You can easily re-create the highlights by opening the book page or article, selecting the text, and clicking “Highlight.”

Citations (0)
Some of your citations are legacy items.

Any citation created before July 30, 2012 will labeled as a “Cited page.” New citations will be saved as cited passages, pages or articles.

We also added the ability to view new citations from your projects or the book or article where you created them.

Notes (0)
Bookmarks (0)

You have no saved items from this article

Project items include:
  • Saved book/article
  • Highlights
  • Quotes/citations
  • Notes
  • Bookmarks
Notes
Cite this article

Cited article

Style
Citations are available only to our active members.
Sign up now to cite pages or passages in MLA, APA and Chicago citation styles.

(Einhorn, 1992, p. 25)

(Einhorn 25)

1

1. Lois J. Einhorn, Abraham Lincoln, the Orator: Penetrating the Lincoln Legend (Westport, CT: Greenwood Press, 1992), 25, http://www.questia.com/read/27419298.

Cited article

Witless in Gaza: The BBC, Fox News, and the Western Press
Settings

Settings

Typeface
Text size Smaller Larger Reset View mode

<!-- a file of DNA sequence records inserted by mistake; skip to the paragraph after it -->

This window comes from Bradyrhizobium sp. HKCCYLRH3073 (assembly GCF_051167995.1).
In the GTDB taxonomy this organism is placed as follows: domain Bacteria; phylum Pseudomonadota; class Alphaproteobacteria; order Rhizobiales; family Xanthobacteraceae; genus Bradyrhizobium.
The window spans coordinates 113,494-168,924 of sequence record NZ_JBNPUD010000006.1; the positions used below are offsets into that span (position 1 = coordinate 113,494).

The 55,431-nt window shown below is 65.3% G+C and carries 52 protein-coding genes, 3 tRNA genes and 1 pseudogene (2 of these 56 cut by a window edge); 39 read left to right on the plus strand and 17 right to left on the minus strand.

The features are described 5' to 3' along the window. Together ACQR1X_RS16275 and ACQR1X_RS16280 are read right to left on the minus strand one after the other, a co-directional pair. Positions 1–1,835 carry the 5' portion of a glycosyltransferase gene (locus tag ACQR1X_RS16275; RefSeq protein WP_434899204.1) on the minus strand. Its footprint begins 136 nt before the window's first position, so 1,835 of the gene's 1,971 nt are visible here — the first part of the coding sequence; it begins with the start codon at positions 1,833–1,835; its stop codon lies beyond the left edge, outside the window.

Search within

Search within this article

Look up

Look up a word

  • Dictionary
  • Thesaurus
Please submit a word or phrase above.
Print this page

Print this page

Why can't I print more than one page at a time?

Full screen

matching results for page

Cited passage

Style
Citations are available only to our active members.
Sign up now to cite pages or passages in MLA, APA and Chicago citation styles.

"Portraying himself as an honest, ordinary person helped Lincoln identify with his audiences." (Einhorn, 1992, p. 25).

"Portraying himself as an honest, ordinary person helped Lincoln identify with his audiences." (Einhorn 25)

"Portraying himself as an honest, ordinary person helped Lincoln identify with his audiences."1

1. Lois J. Einhorn, Abraham Lincoln, the Orator: Penetrating the Lincoln Legend (Westport, CT: Greenwood Press, 1992), 25, http://www.questia.com/read/27419298.

Cited passage

Thanks for trying Questia!

Please continue trying out our research tools, but please note, full functionality is available only to our active members.

Your work will be lost once you leave this Web page.

For full access in an ad-free environment, sign up now for a FREE, 1-day trial.

Already a member? Log in now.